Ancient Art Of Parenthood Essay Research Paper

Ancient Art of Parenthood Children walk home from school every day and never realize what lurks beyond their protected space (Miller 105). In today?s world the acceptance of latch key children should not be tolerated. Unfortunately, our society condones such behavior from the adults. As a result, these children wear a chain around their neck with a house key attached, in order to enter into their home.

Ancient Art Of Parenthood Essay, Research Paper

Ancient Art of Parenthood

Children walk home from school every day and never realize what lurks beyond their protected space (Miller 105). In today?s world the acceptance of latch key children should not be tolerated. Unfortunately, our society condones such behavior from the adults. As a result, these children wear a chain around their neck with a house key attached, in order to enter into their home. As the youngsters leave school, they enter a silent world (Kay 94). To illustrate, children enter into an empty house which has been abandoned since breakfast that morning. Therefore, television when turned on, replaces the absence of their parents. At this time, children experience serious conditions which they may not be able to handle (Gaines 94). For example, they encounter the introduction of smoking a cigarette, drinking alcohol, and using harmful illegal drugs. Also, children are exposed to more violent crimes which usually happen in the first 60 minutes after school. Consequently, some children walk home, through undesirable areas where they may see someone being killed right in front of them. Therefore, alone and unsupervised, the youngsters make their own food while waiting for their parents to return home from work (Brazelton 44). The art of parenthood has diminished, like an extinct animal which could be reinstated into the family unit; especially when parents need to teach and nurture their offspring, detour their young ones from negative peer pressure, and, work within a financial budget.

Parents bring children into the world to educate these individuals on how to care for themselves (Braverman). However, children become influenced by their friends especially when spending money is involved (Krol 16 ). Ultimately, they make decisions on the purchase of their clothing, the music they listen to, and even the movies they watch, all based on their friends? opinion. On the other hand, young people realize how their parents have many years of experience in the area of spending money. Therefore, they listen to the advice from their parents on the dealings of financial matters. However, young people have always faced heavy financial demands as they reach maturity (Blankstein 133). The difference today is the sheer diversity of the choices, few of them inexpensive. Therefore, they should become skilled and well educated in money management (J.L. 48).

In addition, parents teach their young to eat the right meals, to absorb enough sleep, and to do their best in school. Also, as children reach the age of eight years old, their strict discipline and respect for elders should have already been implanted by their parents (Ogle). Eventually, these young people acquire jobs to obtain a true sense of responsibility of work ethics and the supreme independence from parents. Ultimately, the sheer existence of children blueprinted by their parents creates vibrant individuals who can master the world. For instance, young people know how to respond in case of fire or electrical emergencies. Also, they understand the techniques of first aid and how to get help fast. Again, young people earn money from part time employment which is combined with the allowance from parents. Therefore, their income per week could be drastically increased by a substantial amount (Fischer 51). Consequently, children can benefit financially by being creative with their free time (Briles 108). For instance, young people project enthusiasm toward part time employment especially when the work creates lively activity. Even though parents try to guide their off spring right, there may be an unplanned development to reroute these individuals in another direction. While on the other hand, young people should be accountable for their misbehavior.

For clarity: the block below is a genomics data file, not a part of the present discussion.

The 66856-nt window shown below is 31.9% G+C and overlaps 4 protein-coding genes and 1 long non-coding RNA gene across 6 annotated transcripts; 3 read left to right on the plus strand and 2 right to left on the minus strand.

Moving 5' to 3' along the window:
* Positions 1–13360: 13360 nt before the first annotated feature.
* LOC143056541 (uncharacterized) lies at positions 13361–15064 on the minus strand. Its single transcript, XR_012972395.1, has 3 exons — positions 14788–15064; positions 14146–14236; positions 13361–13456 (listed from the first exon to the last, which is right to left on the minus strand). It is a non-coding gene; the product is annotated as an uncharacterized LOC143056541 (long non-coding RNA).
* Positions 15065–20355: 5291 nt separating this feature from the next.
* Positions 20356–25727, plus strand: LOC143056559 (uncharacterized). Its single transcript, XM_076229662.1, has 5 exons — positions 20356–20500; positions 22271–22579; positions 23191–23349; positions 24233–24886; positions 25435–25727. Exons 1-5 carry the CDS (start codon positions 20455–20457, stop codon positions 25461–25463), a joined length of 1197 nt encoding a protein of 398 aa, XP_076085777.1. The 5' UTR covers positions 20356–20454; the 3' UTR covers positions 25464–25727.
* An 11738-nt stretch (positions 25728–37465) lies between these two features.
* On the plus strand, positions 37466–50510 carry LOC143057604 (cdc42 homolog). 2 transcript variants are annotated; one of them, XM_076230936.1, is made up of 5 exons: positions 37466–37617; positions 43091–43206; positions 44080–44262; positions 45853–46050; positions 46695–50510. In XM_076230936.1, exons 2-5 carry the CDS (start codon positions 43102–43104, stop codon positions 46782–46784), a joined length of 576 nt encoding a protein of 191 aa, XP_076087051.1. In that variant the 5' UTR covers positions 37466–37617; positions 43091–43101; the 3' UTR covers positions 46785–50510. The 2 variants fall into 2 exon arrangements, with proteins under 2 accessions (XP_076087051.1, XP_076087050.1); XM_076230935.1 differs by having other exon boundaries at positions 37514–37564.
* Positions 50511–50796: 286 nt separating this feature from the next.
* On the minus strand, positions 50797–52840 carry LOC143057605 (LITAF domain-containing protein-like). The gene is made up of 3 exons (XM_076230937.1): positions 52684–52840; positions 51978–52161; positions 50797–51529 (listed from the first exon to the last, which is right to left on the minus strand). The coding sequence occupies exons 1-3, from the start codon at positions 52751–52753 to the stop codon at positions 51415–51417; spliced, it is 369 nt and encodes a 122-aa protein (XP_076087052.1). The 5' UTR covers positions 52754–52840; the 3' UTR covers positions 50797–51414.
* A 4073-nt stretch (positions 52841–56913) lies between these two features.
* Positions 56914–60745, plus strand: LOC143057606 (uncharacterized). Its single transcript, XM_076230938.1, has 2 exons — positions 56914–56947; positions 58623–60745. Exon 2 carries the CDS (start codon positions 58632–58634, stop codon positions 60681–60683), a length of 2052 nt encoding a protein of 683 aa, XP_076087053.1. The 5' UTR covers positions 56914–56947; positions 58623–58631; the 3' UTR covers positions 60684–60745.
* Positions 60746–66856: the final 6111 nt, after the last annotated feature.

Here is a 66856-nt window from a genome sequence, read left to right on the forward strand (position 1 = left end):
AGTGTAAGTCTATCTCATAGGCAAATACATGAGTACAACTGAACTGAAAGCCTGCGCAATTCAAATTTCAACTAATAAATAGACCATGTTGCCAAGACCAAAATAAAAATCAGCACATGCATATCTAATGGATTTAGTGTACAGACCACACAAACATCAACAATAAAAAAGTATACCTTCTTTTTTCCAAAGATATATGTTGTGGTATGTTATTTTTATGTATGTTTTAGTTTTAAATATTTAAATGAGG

Young people strive hard at school to achieve acceptance among their friends (Warburton). To illustrate, students pride themselves on having many friends, even if they introduce harmful habits. In addition, peer pressure explodes dramatically with socializing in school and being accepted in certain groups, especially during their adolescent years (Ignatz). Furthermore, students may experiment with illegal drugs which establish popularity among their friends. Unfortunately, these young people, when exhibiting interest in these deadly drugs, isolate themselves from family members and associates. Ultimately, they feel depressed about school work and their social life takes a leaping plunge. In other words, young people regrettably surrender to the illegal substance which eventually takes control of their life. Also, alcohol flourishes rapidly among young people, particularly between the ages of ten to seventeen (Flohr, P.). For example, groups of adolescents creatively sneak alcohol to a party which has taken place after school. Secondly, the alcohol is poured into a reservoir of punch which alters the taste. Eventually, when the other children drink the spoiled punch they are introduced indirectly to the alcohol. After a while, the substance slowly flows into the bloodstream, then ultimately overwhelms their body into a habit forming addiction which could last a life time. Furthermore, smoking a cigarette seems to be the easiest and least conspicuous item in which students can gain popularity (Bower 391). As they smoke, destructively the nicotine engulfs their lungs like a virus. For example, Tennessee Williams? ?The Glass Menagerie,? Tom said, ?I am getting a cigarette? then Amanda, his mother replies, ?You smoke too much? (212). Sadly, young people conceal cigarettes from their parents and teachers. Also, they sneak around the school just to get a puff of smoke. In addition, they retire to the school bathrooms or hide behind trash reciprocals. Because many students smoke on high school campuses, the administration decided to designate areas for the smokers. Therefore, these young people smoke across the street from their high school. Finally, the cost of the cigarette bites out a healthy chunk of the student?s income, because their earnings would only be at a minimum wage.